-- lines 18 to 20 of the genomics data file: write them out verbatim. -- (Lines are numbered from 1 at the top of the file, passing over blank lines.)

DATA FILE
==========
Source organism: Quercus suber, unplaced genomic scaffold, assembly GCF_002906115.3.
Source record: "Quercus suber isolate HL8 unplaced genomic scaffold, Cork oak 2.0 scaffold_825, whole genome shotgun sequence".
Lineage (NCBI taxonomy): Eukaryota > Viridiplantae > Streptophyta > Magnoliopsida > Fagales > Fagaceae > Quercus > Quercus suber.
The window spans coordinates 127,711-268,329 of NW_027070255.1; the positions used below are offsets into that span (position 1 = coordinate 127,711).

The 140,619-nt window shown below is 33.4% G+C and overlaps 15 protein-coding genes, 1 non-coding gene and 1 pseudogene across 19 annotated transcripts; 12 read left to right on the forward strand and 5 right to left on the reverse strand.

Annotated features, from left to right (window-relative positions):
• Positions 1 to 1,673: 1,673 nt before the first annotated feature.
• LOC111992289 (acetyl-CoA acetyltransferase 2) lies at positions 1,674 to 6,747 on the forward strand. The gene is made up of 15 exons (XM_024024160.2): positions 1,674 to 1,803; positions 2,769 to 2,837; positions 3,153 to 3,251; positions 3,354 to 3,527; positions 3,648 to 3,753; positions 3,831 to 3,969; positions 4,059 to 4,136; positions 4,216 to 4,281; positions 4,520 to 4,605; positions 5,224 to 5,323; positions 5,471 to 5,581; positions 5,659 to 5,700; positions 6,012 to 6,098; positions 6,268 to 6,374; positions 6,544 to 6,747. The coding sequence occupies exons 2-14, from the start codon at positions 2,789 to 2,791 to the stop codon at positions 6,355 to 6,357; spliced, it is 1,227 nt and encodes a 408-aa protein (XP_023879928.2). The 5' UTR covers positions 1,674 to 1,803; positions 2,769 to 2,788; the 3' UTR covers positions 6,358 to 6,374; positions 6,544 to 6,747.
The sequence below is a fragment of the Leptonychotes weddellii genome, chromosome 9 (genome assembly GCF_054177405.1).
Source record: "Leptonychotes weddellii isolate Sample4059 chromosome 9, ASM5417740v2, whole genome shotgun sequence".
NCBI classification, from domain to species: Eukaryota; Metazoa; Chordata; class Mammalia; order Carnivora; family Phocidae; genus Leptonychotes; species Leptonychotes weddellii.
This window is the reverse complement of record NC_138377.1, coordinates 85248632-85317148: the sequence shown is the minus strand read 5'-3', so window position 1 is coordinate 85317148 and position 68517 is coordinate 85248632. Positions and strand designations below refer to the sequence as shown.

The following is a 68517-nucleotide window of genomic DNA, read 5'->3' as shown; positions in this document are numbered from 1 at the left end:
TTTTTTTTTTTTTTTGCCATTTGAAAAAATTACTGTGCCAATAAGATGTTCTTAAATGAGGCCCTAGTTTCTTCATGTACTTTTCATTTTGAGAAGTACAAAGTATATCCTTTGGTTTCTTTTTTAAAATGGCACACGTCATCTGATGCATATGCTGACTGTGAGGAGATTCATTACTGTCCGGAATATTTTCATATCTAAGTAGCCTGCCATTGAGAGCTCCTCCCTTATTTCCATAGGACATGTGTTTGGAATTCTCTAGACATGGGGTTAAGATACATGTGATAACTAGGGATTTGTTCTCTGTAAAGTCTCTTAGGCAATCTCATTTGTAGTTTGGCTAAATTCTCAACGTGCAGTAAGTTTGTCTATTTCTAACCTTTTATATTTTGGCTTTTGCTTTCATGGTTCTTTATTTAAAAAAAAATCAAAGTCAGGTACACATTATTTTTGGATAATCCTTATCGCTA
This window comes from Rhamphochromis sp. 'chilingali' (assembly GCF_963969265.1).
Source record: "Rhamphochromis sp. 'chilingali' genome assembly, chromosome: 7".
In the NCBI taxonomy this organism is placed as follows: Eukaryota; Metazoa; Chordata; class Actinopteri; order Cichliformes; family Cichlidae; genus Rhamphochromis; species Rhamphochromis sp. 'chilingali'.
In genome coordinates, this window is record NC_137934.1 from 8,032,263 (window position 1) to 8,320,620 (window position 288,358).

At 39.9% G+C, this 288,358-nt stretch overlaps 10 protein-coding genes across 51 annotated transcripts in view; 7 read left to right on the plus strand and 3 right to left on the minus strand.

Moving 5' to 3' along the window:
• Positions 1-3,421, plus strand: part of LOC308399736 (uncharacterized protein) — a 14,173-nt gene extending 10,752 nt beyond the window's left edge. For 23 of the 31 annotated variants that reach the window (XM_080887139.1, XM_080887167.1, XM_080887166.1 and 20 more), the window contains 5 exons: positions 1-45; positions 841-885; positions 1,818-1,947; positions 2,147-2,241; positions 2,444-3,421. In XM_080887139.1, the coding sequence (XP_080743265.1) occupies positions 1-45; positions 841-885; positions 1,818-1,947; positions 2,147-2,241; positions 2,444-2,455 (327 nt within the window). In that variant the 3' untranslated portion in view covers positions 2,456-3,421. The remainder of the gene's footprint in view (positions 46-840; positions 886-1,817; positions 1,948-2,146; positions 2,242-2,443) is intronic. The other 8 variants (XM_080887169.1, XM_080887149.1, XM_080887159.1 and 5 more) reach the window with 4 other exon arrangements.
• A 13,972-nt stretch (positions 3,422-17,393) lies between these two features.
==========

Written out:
In genome coordinates, this window is record NC_137934.1 from 8,032,263 (window position 1) to 8,320,620 (window position 288,358).

At 39.9% G+C, this 288,358-nt stretch overlaps 10 protein-coding genes across 51 annotated transcripts in view; 7 read left to right on the plus strand and 3 right to left on the minus strand.

Moving 5' to 3' along the window: